GRAND RAPIDS, Mich. (WOOD) — The last full moon of fall was visible early Monday morning. As we head into December and winter, there are several constellations you’ll be able to try to spot.
Orion the Hunter is one of the easiest constellations to find, and we’ll have good viewing through the entire month. The belt of Orion is comprised of three linear stars. If you can locate the line of stars, you’ve found Orion.
Look east during the evening to find the belt — it will be pointing straight up. If you are in a dark enough spot, you should be able to spot the Milky Way behind the constellation.
Cassiopeia is another constellation that’s visible through the month. This constellation is made up of five stars, which make the shape of an “M” or a “W.”
As the light fades away during the evening, Cassiopeia will look like a “W” in the northeast. A few hours later, you’ll be able to spot it in an “M” shape in the northeast. Cassiopeia will be above Polaris, the North Star, during the mid-evening hours. Just like Orion, you’ll be able to see the Milky Way behind it if you’re in a dark enough location.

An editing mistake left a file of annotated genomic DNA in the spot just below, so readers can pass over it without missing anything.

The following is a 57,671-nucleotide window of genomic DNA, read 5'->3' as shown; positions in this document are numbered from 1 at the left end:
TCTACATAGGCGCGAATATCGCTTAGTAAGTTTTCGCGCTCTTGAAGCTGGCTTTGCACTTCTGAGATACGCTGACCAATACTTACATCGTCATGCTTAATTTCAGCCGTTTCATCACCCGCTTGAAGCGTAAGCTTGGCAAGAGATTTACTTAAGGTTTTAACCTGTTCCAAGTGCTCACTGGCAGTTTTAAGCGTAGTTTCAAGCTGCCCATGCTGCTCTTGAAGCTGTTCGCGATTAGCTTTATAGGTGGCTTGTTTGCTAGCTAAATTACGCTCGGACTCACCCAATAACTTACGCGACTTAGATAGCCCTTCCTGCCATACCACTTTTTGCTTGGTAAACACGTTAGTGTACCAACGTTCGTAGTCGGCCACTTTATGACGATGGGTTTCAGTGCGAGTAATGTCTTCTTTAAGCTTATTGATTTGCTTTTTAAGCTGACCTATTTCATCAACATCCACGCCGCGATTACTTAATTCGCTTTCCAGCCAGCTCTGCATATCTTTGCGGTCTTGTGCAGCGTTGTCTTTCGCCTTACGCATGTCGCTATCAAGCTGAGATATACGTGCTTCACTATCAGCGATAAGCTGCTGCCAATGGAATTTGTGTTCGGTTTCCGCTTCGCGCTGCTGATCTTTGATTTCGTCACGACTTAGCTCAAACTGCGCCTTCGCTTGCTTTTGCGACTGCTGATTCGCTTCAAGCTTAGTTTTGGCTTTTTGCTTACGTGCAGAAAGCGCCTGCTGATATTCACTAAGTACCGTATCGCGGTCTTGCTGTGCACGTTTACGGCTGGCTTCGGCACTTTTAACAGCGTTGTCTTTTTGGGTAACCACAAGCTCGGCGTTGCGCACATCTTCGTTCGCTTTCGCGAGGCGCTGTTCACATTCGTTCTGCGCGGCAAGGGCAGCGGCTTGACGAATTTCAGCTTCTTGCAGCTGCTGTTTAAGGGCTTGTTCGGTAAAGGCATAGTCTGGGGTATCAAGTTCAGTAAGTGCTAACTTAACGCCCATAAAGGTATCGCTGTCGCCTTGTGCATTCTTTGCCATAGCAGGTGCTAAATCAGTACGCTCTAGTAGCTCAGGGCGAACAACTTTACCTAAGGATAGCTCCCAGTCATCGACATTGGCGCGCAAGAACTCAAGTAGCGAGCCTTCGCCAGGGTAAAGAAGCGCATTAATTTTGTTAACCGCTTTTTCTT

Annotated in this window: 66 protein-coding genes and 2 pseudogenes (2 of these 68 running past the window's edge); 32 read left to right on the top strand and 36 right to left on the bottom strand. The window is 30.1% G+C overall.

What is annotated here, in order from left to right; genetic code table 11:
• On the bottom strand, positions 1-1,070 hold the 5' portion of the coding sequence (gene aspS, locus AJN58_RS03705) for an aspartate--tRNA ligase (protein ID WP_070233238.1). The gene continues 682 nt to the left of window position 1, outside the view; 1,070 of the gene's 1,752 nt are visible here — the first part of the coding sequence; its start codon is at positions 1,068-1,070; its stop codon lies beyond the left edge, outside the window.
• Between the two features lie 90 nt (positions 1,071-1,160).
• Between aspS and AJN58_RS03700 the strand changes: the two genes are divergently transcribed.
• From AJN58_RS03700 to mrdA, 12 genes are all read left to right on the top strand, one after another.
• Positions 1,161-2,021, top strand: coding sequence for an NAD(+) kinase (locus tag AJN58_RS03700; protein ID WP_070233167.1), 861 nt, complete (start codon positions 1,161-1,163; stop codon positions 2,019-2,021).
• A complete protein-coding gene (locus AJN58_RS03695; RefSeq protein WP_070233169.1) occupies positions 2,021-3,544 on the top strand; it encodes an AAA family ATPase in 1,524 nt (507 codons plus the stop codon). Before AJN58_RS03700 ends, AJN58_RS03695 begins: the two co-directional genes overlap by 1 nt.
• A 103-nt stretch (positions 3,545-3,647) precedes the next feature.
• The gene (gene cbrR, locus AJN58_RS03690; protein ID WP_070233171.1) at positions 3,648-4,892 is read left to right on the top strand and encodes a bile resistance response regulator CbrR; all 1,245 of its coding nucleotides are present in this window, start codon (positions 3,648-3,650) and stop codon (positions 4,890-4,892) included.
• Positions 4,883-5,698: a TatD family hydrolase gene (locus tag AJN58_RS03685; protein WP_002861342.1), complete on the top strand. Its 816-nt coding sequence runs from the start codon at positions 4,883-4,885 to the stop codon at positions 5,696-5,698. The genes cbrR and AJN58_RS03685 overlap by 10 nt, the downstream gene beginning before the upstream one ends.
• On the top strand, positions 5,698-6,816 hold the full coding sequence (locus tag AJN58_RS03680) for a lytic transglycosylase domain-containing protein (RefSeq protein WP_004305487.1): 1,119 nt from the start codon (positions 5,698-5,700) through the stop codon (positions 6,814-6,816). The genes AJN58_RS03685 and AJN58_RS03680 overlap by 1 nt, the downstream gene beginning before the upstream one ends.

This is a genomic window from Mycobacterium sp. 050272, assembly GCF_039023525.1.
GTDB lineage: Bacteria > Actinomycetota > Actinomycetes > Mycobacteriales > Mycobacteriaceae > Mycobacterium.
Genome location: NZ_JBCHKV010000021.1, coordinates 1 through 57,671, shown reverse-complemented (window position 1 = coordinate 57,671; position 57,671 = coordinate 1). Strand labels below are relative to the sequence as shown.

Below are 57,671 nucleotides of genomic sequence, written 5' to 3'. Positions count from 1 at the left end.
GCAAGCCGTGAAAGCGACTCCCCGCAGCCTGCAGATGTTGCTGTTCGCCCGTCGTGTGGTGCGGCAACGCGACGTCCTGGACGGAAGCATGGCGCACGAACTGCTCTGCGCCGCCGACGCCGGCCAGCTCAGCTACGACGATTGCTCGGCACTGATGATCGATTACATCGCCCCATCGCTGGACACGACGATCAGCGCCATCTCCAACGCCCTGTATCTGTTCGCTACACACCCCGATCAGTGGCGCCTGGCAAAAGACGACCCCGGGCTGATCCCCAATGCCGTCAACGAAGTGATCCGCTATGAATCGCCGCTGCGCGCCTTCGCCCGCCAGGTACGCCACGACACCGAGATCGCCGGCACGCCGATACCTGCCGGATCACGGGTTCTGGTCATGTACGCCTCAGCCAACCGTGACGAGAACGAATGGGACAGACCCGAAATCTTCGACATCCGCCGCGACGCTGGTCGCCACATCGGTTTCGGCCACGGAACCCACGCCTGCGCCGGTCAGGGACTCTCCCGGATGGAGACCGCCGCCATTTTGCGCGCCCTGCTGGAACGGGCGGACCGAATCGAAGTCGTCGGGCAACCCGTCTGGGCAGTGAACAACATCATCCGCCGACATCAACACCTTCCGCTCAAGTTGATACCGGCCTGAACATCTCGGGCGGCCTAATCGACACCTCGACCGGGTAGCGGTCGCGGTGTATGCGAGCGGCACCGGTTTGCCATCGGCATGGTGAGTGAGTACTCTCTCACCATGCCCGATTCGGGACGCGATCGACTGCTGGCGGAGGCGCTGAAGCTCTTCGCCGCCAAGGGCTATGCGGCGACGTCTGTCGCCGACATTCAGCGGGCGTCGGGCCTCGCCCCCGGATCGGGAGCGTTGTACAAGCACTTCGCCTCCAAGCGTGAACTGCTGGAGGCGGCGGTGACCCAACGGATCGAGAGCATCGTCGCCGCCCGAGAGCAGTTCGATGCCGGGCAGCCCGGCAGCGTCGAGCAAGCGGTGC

Finally, look out for Leo the Lion this month. This constellation doesn’t have quite as distinct of a shape as Orion or Cassiopeia, so it may be a little more difficult to spot.
The moon will help us in spotting Leo this week. On Saturday and Sunday, the moon will be right in front of the constellation. Locate the moon in the east during the mid- or late evening and find the brightest star nearby. This will be a star named Regulus. Regulus is part of the constellation Leo the Lion, so once you’ve found it, you’ll have found the constellation.
The moon paired up with Mars in the night sky last week. Eric Schaefer was able to capture this picture of the two shining overhead in Lake Odessa.